Re: lost styrene casting - How it's done.

Schuyler Larrabee

How it works:

You have to have masters. You can make a master out of brass and have a rubber
mold made from it. This rubber has to be very hard, and the master should,
maybe has to be, made with silver solder to be durable enough to stand up to the
mold making process, which involves heat and pressure. The maker can then shoot
styrene into the rubber mold (which is why the mold has to be hard), to get
styrene copies of the master. There is a shrinkage at this point, which IIRC
from doing this probably ~20 years ago, is about 2%. The styrene used here is a
low temperature melting point version, actually quite a lot like wax.

It can also be wax. It's from this that the term 'lost wax' derives. You will
see why in a second.

It can also be styrene castings from some manufacturer, say Branchline for
instance (since I'd like to do this with Bill's bracket grabs . . .) That
styrene may not be quite the same as the styrene the mold maker would use, but
unless it's got some other problem, as was mentioned earlier today, that isn't a
real problem. I know that Delrin doesn't work well, but it can work. Again,
IIRC, there's solids in Delrin and other slippery plastics that just turn to
dust or something, and don't get out of the mold.

Now, all these 'masters' are assembled into a 'tree.' There may be more terms,
but that's the term I've heard before. It is like a fir, with a central shaft
and angled branches, with the masters as the 'leaves.' I expect there are
better and worse ways to position the 'leaves' on the branches. This tree, in
the place I worked with, was about 7-8" high, and had maybe a hundred masters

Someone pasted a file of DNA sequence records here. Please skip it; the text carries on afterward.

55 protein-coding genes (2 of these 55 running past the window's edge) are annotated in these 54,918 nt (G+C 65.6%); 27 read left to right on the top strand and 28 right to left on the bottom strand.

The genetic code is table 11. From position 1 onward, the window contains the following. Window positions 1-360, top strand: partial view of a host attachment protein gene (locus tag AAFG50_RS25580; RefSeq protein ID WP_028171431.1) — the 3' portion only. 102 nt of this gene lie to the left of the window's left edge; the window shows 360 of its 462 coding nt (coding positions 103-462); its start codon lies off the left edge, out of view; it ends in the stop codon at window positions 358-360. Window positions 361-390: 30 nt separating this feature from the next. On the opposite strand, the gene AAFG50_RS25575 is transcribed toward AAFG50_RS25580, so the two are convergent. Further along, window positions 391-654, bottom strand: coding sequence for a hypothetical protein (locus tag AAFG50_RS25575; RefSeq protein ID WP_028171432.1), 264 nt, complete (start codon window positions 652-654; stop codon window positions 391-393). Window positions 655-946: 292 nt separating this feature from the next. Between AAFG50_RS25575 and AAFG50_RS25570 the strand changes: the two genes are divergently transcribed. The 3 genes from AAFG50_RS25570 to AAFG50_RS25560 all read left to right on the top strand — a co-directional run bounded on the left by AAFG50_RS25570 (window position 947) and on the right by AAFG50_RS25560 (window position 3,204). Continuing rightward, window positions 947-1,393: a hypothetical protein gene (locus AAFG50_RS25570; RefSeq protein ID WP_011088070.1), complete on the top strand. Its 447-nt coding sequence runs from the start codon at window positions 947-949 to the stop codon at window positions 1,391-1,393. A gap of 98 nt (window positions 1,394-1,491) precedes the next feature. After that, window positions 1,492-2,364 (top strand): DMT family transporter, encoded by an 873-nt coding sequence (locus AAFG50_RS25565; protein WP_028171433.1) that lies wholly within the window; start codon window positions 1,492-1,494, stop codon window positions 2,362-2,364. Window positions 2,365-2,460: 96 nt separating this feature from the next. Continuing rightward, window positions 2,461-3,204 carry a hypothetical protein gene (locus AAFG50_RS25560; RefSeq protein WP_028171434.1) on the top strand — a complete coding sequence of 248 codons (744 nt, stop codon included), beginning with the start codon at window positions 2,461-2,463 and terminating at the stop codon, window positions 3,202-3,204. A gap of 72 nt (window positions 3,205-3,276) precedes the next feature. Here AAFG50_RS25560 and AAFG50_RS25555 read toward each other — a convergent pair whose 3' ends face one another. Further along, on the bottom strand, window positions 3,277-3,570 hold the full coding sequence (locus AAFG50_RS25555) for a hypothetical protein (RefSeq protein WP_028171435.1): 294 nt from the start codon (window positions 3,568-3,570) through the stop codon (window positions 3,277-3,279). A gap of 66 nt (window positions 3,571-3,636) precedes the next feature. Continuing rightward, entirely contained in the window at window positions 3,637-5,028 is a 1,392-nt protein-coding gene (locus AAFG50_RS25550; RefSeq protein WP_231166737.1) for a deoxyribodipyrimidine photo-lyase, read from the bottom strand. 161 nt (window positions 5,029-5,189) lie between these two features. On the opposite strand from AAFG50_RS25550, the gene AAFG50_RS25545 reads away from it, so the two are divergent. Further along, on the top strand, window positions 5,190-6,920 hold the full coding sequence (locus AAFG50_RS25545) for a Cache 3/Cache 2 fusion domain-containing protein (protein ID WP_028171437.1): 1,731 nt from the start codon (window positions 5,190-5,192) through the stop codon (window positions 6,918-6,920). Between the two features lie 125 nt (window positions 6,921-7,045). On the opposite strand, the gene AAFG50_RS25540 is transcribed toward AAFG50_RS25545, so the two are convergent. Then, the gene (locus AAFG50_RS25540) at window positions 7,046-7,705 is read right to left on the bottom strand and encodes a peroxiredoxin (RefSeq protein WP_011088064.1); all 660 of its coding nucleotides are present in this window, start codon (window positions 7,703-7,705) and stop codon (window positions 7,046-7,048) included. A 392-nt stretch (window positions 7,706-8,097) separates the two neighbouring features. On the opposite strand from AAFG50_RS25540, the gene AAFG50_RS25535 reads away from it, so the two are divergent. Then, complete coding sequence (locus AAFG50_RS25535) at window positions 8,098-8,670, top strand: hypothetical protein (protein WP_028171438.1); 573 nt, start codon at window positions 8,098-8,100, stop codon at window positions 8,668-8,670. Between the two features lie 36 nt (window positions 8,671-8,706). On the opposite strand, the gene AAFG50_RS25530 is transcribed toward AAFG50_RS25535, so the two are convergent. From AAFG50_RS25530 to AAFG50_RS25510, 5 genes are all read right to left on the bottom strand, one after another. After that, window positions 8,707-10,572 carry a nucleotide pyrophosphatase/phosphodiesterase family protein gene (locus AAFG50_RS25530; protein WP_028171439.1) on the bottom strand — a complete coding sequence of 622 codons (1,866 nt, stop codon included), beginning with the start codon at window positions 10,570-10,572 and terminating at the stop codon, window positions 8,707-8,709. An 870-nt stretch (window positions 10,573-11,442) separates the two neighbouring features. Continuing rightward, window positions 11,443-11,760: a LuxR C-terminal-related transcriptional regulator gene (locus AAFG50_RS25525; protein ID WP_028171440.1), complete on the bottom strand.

arrayed on it.

The tree is placed in a cylindrical mold, about the size of a coffee can. The
base of the tree is at the bottom. The can is filled with plaster. There's
probably a vacuum step here, to eliminate air bubbles. The plaster cures, and is
baked to make sure all the water is driven off. If you don't dry it completely,
it can explode in the next step: it is then heated up a LOT so that the styrene
melts and runs out (that's why I think the position of the 'leaves' matters).
Obviously, the wax versions work the same way. If everything comes out you now
have voids shaped like your masters inside the plaster.

Now, the plaster is placed in a centrifuge, and spins around with the trunk of
the tree radial to the shaft of the centrifuge, and the base of the tree toward
the central shaft. Molten metal (brass is our desired metal) is poured into the
center of the centrifuge, and the centrifugal force forces the brass to go into
the voids REALFAST! It solidifies. There is shrinkage here too, as discussed
earlier today, about 1 to 1.5%. Real pattern makers compensate for both
shrinkages by making the pattern oversize.

Later, after everything's cooled down some, the plaster is broken apart and
picked off the parts. The tree is cut up and the 'leaves' cut off. Some are
perfect, some aren't. Parts you might get from some suppliers may well have
bits of plaster still stuck to them. Obviously, a commercial part probably has
the plaster cleaned off pretty thoroughly. The brass in the trunk and branches
is recycled. Again, IIRC, only about 10-15% of the molten metal ends up as

Mr Jackman can tell me how I'm wrong now.


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